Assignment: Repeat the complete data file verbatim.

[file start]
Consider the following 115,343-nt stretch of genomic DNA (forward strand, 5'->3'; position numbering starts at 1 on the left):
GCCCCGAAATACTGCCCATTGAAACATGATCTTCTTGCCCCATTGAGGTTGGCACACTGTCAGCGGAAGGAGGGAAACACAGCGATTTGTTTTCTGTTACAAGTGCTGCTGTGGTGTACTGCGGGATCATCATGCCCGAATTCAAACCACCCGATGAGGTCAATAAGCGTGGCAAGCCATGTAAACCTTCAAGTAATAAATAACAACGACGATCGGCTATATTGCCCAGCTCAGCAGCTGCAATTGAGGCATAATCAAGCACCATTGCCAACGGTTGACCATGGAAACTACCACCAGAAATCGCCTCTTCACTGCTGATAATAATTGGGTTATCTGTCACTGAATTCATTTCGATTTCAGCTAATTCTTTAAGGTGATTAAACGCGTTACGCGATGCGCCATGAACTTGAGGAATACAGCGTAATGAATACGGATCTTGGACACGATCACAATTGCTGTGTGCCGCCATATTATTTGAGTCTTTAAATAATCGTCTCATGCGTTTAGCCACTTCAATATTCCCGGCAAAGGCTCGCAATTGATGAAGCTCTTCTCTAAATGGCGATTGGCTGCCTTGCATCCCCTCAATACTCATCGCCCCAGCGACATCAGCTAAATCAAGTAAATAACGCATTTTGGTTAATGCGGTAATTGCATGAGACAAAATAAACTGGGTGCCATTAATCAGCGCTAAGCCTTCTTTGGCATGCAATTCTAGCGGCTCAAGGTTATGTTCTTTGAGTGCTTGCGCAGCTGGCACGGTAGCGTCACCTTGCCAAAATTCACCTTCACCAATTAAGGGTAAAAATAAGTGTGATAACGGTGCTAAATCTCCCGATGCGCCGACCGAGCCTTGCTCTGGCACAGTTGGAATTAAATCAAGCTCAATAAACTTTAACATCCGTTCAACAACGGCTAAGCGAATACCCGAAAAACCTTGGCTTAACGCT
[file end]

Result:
Consider the following 115,343-nt stretch of genomic DNA (forward strand, 5'->3'; position numbering starts at 1 on the left):
GCCCCGAAATACTGCCCATTGAAACATGATCTTCTTGCCCCATTGAGGTTGGCACACTGTCAGCGGAAGGAGGGAAACACAGCGATTTGTTTTCTGTTACAAGTGCTGCTGTGGTGTACTGCGGGATCATCATGCCCGAATTCAAACCACCCGATGAGGTCAATAAGCGTGGCAAGCCATGTAAACCTTCAAGTAATAAATAACAACGACGATCGGCTATATTGCCCAGCTCAGCAGCTGCAATTGAGGCATAATCAAGCACCATTGCCAACGGTTGACCATGGAAACTACCACCAGAAATCGCCTCTTCACTGCTGATAATAATTGGGTTATCTGTCACTGAATTCATTTCGATTTCAGCTAATTCTTTAAGGTGATTAAACGCGTTACGCGATGCGCCATGAACTTGAGGAATACAGCGTAATGAATACGGATCTTGGACACGATCACAATTGCTGTGTGCCGCCATATTATTTGAGTCTTTAAATAATCGTCTCATGCGTTTAGCCACTTCAATATTCCCGGCAAAGGCTCGCAATTGATGAAGCTCTTCTCTAAATGGCGATTGGCTGCCTTGCATCCCCTCAATACTCATCGCCCCAGCGACATCAGCTAAATCAAGTAAATAACGCATTTTGGTTAATGCGGTAATTGCATGAGACAAAATAAACTGGGTGCCATTAATCAGCGCTAAGCCTTCTTTGGCATGCAATTCTAGCGGCTCAAGGTTATGTTCTTTGAGTGCTTGCGCAGCTGGCACGGTAGCGTCACCTTGCCAAAATTCACCTTCACCAATTAAGGGTAAAAATAAGTGTGATAACGGTGCTAAATCTCCCGATGCGCCGACCGAGCCTTGCTCTGGCACAGTTGGAATTAAATCAAGCTCAATAAACTTTAACATCCGTTCAACAACGGCTAAGCGAATACCCGAAAAACCTTGGCTTAACGCT